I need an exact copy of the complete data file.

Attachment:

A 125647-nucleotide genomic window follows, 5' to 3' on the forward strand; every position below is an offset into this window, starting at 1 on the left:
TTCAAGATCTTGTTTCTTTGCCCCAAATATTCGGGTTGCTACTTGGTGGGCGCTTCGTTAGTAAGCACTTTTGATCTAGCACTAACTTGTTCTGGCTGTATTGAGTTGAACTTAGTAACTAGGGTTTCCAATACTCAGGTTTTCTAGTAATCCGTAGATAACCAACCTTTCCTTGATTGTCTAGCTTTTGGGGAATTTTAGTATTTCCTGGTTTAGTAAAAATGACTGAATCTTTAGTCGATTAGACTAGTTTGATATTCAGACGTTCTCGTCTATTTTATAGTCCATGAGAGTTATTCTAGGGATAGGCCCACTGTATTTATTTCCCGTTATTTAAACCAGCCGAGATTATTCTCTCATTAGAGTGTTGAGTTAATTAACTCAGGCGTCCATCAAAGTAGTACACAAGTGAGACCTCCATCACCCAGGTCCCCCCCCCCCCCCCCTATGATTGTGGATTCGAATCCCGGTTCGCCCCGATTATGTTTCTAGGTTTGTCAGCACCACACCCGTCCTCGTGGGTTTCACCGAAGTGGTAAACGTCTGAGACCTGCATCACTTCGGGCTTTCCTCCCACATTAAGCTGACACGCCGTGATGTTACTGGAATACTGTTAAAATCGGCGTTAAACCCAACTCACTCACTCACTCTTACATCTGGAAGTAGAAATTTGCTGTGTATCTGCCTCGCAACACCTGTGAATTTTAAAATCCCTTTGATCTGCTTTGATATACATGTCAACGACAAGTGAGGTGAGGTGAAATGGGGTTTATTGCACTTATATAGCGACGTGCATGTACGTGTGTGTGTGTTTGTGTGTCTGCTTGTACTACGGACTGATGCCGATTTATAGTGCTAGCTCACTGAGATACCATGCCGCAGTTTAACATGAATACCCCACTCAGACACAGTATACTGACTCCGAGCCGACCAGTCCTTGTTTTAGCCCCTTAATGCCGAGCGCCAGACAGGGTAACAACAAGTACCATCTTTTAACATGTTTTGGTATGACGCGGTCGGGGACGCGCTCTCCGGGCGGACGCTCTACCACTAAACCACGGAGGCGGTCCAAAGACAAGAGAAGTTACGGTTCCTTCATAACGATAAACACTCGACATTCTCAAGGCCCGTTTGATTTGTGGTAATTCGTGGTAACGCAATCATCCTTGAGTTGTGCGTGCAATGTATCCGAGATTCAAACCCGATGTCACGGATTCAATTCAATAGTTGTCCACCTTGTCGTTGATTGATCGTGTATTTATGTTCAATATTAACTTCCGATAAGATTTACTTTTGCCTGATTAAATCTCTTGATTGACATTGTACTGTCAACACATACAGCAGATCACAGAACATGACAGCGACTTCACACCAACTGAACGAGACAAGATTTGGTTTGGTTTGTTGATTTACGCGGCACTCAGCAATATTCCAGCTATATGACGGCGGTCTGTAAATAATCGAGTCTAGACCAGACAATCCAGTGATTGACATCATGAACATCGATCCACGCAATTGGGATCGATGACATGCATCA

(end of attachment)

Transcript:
A 125647-nucleotide genomic window follows, 5' to 3' on the forward strand; every position below is an offset into this window, starting at 1 on the left:
TTCAAGATCTTGTTTCTTTGCCCCAAATATTCGGGTTGCTACTTGGTGGGCGCTTCGTTAGTAAGCACTTTTGATCTAGCACTAACTTGTTCTGGCTGTATTGAGTTGAACTTAGTAACTAGGGTTTCCAATACTCAGGTTTTCTAGTAATCCGTAGATAACCAACCTTTCCTTGATTGTCTAGCTTTTGGGGAATTTTAGTATTTCCTGGTTTAGTAAAAATGACTGAATCTTTAGTCGATTAGACTAGTTTGATATTCAGACGTTCTCGTCTATTTTATAGTCCATGAGAGTTATTCTAGGGATAGGCCCACTGTATTTATTTCCCGTTATTTAAACCAGCCGAGATTATTCTCTCATTAGAGTGTTGAGTTAATTAACTCAGGCGTCCATCAAAGTAGTACACAAGTGAGACCTCCATCACCCAGGTCCCCCCCCCCCCCCCCTATGATTGTGGATTCGAATCCCGGTTCGCCCCGATTATGTTTCTAGGTTTGTCAGCACCACACCCGTCCTCGTGGGTTTCACCGAAGTGGTAAACGTCTGAGACCTGCATCACTTCGGGCTTTCCTCCCACATTAAGCTGACACGCCGTGATGTTACTGGAATACTGTTAAAATCGGCGTTAAACCCAACTCACTCACTCACTCTTACATCTGGAAGTAGAAATTTGCTGTGTATCTGCCTCGCAACACCTGTGAATTTTAAAATCCCTTTGATCTGCTTTGATATACATGTCAACGACAAGTGAGGTGAGGTGAAATGGGGTTTATTGCACTTATATAGCGACGTGCATGTACGTGTGTGTGTGTTTGTGTGTCTGCTTGTACTACGGACTGATGCCGATTTATAGTGCTAGCTCACTGAGATACCATGCCGCAGTTTAACATGAATACCCCACTCAGACACAGTATACTGACTCCGAGCCGACCAGTCCTTGTTTTAGCCCCTTAATGCCGAGCGCCAGACAGGGTAACAACAAGTACCATCTTTTAACATGTTTTGGTATGACGCGGTCGGGGACGCGCTCTCCGGGCGGACGCTCTACCACTAAACCACGGAGGCGGTCCAAAGACAAGAGAAGTTACGGTTCCTTCATAACGATAAACACTCGACATTCTCAAGGCCCGTTTGATTTGTGGTAATTCGTGGTAACGCAATCATCCTTGAGTTGTGCGTGCAATGTATCCGAGATTCAAACCCGATGTCACGGATTCAATTCAATAGTTGTCCACCTTGTCGTTGATTGATCGTGTATTTATGTTCAATATTAACTTCCGATAAGATTTACTTTTGCCTGATTAAATCTCTTGATTGACATTGTACTGTCAACACATACAGCAGATCACAGAACATGACAGCGACTTCACACCAACTGAACGAGACAAGATTTGGTTTGGTTTGTTGATTTACGCGGCACTCAGCAATATTCCAGCTATATGACGGCGGTCTGTAAATAATCGAGTCTAGACCAGACAATCCAGTGATTGACATCATGAACATCGATCCACGCAATTGGGATCGATGACATGCATCA